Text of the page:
Ambitious even by the standards of BIG picture pop sci (Hawking, Greene), Deutsch's "four strands" view of reality encompasses everything from how evolution might affect the universe as a whole to time travel, the very nature of a "theory," and quantum computing's effects on us. And you have to love a book that begins by describing an experiment that uses a flashlight and three pieces of cardboard to demonstrate that there must be far, far more universes than there are atoms in this one.

Lots (a...more
Phil Scovis
Most popular books on Quantum Mechanics suffer from an apparent need to overawe the reader with the weirdness of it all, stressing the old saw that if you think you understood it then you didn't. It should come as no surprise, then, that the Q-word has become associated with whatever woo-woo philosophy anyone cares to attach to it.

I can only think of two books on the subject that treat the reader with the respect due someone who can understand the basic concepts even if the mathematical details...more
Vheissu
I must reluctantly conclude that this book simply is not worth the time and effort to read it.

I picked it up because of the high regard that Charles Yu afforded it in his wonderful novel, How to Live Safely in a Science Fictional Universe. I highly recommend Yu instead of Deutsch.

I admit up front to being a "positivist" in the Karl Popper sense, but not to the "straw man positivist" of whom Prof. Deutsch is clearly peeved. I'm sorry that mainstream theoretical physicists have not embraced his "e...more
Don Rea
If you're truly interested in understanding the state of the art in imagining the nature of how things really are, there's hardly a better place to start than this book. Deutsch, whose credentials are impeccable even though his thinking is a little outside the mainstream, decides to see what is implied if we take the current best-of-breed theories seriously and toss away our blinkering discomforts. As it turns out, given that assumption, things are both not quite and exactly as they seem - in fa...more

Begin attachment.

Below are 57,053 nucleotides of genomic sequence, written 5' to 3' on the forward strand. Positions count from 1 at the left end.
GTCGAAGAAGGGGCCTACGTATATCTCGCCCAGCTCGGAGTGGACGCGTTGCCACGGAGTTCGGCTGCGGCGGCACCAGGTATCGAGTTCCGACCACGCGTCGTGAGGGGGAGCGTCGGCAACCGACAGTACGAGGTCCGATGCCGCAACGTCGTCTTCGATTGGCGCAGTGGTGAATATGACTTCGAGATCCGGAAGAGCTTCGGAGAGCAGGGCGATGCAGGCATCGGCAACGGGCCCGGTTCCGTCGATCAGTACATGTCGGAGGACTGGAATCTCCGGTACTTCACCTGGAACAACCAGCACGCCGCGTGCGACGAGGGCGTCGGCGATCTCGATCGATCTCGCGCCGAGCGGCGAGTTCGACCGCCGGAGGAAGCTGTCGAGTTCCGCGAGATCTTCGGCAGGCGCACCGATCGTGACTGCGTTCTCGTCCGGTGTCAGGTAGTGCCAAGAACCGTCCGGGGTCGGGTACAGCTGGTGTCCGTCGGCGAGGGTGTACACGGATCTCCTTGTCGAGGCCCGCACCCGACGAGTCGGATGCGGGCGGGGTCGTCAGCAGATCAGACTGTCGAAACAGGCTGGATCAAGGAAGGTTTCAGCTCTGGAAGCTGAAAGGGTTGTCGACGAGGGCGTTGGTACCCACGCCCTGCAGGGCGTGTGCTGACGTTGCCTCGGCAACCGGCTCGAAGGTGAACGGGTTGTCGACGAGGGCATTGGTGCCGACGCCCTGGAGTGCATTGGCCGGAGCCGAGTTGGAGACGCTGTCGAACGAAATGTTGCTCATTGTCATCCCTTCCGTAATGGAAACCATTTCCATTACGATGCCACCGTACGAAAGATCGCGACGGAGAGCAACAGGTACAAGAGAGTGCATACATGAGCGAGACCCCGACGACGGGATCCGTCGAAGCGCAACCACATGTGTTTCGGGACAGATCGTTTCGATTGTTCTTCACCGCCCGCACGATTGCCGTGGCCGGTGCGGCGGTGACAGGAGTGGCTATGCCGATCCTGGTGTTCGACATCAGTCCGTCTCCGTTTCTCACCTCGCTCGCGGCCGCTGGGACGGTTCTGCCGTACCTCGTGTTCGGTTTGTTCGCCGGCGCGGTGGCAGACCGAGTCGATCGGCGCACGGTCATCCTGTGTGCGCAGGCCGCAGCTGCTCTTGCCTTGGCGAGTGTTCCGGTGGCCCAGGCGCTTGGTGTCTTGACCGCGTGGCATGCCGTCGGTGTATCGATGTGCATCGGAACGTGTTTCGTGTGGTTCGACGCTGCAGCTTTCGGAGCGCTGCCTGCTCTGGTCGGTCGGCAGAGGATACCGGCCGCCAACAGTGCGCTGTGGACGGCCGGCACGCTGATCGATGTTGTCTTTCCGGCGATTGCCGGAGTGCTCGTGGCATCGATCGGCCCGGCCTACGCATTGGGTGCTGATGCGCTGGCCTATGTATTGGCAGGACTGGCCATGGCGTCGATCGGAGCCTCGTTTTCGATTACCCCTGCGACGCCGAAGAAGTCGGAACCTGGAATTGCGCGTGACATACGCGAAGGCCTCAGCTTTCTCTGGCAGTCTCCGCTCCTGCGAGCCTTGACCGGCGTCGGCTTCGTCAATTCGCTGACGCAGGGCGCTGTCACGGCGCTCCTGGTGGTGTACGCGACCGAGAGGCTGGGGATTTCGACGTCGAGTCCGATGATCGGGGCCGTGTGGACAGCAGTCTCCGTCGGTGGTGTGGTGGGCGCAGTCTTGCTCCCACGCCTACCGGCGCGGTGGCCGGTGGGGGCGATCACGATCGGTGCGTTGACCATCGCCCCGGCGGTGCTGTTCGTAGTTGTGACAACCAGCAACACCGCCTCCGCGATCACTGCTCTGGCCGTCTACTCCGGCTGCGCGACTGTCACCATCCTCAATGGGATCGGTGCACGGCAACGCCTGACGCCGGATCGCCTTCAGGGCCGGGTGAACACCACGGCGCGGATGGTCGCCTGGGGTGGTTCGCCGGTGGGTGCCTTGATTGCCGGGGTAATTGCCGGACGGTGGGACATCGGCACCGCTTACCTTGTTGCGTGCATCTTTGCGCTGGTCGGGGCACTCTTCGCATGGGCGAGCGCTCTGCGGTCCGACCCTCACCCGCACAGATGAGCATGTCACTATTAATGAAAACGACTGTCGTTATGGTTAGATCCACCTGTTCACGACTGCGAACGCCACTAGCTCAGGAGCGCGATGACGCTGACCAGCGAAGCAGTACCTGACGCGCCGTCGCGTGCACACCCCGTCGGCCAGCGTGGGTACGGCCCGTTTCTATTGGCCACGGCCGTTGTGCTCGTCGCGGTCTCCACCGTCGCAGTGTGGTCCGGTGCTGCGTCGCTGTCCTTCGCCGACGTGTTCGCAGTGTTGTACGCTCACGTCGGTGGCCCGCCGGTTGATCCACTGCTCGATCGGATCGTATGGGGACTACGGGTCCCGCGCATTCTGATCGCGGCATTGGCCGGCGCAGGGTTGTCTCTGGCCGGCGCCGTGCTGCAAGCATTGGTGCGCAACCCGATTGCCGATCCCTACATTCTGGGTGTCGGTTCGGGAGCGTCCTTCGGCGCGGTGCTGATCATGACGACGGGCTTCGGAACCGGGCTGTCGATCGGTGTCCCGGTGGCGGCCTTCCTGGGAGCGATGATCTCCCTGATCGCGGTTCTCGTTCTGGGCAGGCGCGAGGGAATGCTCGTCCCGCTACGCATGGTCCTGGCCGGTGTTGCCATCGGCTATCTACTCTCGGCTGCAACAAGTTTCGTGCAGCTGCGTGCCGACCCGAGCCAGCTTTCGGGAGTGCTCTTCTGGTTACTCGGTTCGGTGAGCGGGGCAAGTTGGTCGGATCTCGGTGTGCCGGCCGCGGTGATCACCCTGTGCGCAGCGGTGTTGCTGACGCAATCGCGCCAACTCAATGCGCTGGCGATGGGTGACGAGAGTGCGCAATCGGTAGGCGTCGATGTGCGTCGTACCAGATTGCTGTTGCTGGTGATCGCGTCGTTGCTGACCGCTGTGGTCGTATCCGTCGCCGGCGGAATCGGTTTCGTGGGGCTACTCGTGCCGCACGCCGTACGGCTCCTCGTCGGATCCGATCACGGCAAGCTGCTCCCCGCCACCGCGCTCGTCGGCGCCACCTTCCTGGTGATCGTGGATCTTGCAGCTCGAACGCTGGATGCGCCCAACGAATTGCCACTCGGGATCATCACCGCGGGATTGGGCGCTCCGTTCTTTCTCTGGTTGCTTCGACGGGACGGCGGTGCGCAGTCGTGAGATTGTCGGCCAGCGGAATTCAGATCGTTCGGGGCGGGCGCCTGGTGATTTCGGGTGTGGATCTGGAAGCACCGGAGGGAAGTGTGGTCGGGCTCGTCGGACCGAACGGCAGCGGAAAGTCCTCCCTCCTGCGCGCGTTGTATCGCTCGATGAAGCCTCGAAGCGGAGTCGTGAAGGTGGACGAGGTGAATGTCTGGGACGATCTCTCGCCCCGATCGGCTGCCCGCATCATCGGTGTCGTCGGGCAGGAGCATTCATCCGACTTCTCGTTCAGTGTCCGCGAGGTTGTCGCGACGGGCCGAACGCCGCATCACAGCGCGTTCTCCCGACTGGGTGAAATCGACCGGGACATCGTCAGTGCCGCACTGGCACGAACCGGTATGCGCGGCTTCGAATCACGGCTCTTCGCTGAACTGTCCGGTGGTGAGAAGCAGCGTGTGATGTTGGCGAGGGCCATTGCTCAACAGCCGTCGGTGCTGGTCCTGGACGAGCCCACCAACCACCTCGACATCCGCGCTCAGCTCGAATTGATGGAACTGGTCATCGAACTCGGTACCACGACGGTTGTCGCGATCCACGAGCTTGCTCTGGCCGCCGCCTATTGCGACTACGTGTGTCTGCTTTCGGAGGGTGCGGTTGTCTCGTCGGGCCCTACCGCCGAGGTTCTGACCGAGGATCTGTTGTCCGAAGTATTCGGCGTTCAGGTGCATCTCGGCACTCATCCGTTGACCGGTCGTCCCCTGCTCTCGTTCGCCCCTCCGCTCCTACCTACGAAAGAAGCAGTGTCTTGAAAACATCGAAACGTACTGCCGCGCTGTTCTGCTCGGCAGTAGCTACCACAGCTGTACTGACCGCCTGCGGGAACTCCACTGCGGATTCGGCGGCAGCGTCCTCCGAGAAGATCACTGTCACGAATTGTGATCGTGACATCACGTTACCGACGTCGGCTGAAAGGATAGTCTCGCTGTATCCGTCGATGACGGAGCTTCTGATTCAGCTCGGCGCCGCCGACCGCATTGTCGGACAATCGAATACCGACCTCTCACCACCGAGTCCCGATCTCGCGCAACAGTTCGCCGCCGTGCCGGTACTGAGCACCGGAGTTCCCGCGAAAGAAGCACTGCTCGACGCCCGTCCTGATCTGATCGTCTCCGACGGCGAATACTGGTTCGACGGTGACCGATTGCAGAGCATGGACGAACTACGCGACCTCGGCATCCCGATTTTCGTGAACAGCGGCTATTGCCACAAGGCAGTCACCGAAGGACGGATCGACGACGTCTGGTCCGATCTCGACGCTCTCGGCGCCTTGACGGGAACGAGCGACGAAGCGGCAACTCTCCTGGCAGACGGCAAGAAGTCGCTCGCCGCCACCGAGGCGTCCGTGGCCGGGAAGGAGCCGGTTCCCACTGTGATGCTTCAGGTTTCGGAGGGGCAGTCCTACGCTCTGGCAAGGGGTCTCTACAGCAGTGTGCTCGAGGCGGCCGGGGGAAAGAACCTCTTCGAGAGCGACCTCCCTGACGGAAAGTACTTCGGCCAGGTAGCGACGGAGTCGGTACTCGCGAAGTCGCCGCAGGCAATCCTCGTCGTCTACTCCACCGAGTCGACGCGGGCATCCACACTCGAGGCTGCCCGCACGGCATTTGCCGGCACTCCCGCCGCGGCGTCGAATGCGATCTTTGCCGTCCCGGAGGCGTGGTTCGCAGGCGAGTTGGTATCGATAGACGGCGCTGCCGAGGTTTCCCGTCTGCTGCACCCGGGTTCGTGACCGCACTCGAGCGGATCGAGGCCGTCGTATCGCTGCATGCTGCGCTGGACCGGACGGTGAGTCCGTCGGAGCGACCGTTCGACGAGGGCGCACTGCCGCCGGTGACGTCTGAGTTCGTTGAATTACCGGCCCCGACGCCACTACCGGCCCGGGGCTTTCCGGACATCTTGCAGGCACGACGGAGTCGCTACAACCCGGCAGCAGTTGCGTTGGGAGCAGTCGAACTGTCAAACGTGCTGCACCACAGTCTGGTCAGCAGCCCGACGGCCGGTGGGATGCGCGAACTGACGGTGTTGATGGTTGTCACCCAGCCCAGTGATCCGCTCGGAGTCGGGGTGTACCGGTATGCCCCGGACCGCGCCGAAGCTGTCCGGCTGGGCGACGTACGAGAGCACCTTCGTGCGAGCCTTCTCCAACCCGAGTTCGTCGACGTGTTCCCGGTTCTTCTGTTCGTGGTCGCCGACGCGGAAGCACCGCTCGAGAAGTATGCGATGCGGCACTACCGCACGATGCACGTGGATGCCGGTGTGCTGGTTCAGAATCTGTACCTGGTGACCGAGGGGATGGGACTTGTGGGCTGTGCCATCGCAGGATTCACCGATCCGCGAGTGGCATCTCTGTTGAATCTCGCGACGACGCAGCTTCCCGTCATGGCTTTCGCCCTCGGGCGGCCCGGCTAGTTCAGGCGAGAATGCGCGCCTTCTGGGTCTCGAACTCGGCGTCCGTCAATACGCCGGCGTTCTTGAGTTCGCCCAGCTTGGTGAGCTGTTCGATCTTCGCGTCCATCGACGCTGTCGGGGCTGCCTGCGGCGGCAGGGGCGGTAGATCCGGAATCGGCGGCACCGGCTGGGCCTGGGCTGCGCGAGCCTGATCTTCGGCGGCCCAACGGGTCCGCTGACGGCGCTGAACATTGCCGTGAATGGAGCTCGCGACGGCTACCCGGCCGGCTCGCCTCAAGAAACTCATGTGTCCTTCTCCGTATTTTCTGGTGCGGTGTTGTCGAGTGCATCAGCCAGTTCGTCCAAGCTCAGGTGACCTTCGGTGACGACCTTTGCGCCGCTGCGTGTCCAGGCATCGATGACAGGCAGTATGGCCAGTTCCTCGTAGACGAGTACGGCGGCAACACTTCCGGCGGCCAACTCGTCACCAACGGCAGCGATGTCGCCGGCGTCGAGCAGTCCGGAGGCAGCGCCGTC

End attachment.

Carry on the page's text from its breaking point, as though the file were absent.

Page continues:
Ed van der Winden
This is a very exciting and important book. Not yet another "science-for-the-layman", but a much more ambitious book. David Deutsch combines four strands (as he calls them), quantum physics (the many-worlds explanation of Everett), epistimology (primarily Popper), evolution (Darwin/Dawkins) and a theory of computation (Turing's strong principle) into one interconnecting world view that comes close to a theory of everything ( by which he means something other than you probably suspect). Very clea...more
Dennis
This is one of the most challenging, mind-opening, and best books about physics and the nature of reality that I have ever read. Thanks to my bro Pat for recommending.
Eugene


Когда я был маленьким, я не хотел быть ковбоем или космонавтом. Из "приключенческих" профессий мне больше нравилась археология или геология, но больше всего мне хотелось стать ученым. Но без специализации, а вот просто Ученым - который занимается всем подряд, именно тем, что ему интересно в данный момент. Я вырос, мечта слегка увяла, особенно после того, как узнал, кого называют современными учеными и что есть современная наука. Но где-то там, глубоко внутри, детская мечта немного жива. И она пр...more
David Miller
The Fabric of Reality is not a simple book, but it has a simple thesis: the curious implications scientific theories actually reflect the nature of the real world. Out of four main "strands" (biological evolution, universal Turing machines, Popperian epistemology, and the Many Worlds Interpretation of Quantum Mechanics), David Deutsch asserts that we have the basis for a theory of pretty much everything. Each of these theories complements the others in ways that are not immediately obvious, and...more
Francis Kayiwa
All good books test the imagination. When you open them you must imagine for yourself before Peter Jackson's trilogy walking through Middle earth. You cannot in reality go to Middle-earth (well technically go to New Zealand now), but in another sense you can.

This book is different. It requires you to examine everything about the very world you inhabit. Early in the book David Deutsch describes the interference pattern from a single photon passing through a single slit and infers from this experi...more